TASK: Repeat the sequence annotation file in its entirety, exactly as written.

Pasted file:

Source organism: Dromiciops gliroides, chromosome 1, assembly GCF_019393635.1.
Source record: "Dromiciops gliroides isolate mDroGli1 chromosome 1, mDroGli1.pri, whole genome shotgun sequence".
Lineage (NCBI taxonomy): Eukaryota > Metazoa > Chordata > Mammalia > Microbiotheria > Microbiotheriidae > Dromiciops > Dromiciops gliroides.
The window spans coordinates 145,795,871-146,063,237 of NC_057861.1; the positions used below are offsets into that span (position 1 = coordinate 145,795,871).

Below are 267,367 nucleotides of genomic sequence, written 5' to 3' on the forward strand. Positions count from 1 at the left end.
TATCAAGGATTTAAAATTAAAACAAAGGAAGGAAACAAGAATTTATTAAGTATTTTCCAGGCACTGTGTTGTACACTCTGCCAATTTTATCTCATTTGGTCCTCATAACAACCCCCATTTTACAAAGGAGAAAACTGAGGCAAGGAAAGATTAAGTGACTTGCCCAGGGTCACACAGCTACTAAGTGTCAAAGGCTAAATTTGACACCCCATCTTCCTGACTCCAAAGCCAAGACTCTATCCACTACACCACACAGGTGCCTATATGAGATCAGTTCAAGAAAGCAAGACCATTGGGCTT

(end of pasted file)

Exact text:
Source organism: Dromiciops gliroides, chromosome 1, assembly GCF_019393635.1.
Source record: "Dromiciops gliroides isolate mDroGli1 chromosome 1, mDroGli1.pri, whole genome shotgun sequence".
Lineage (NCBI taxonomy): Eukaryota > Metazoa > Chordata > Mammalia > Microbiotheria > Microbiotheriidae > Dromiciops > Dromiciops gliroides.
The window spans coordinates 145,795,871-146,063,237 of NC_057861.1; the positions used below are offsets into that span (position 1 = coordinate 145,795,871).

Below are 267,367 nucleotides of genomic sequence, written 5' to 3' on the forward strand. Positions count from 1 at the left end.
TATCAAGGATTTAAAATTAAAACAAAGGAAGGAAACAAGAATTTATTAAGTATTTTCCAGGCACTGTGTTGTACACTCTGCCAATTTTATCTCATTTGGTCCTCATAACAACCCCCATTTTACAAAGGAGAAAACTGAGGCAAGGAAAGATTAAGTGACTTGCCCAGGGTCACACAGCTACTAAGTGTCAAAGGCTAAATTTGACACCCCATCTTCCTGACTCCAAAGCCAAGACTCTATCCACTACACCACACAGGTGCCTATATGAGATCAGTTCAAGAAAGCAAGACCATTGGGCTT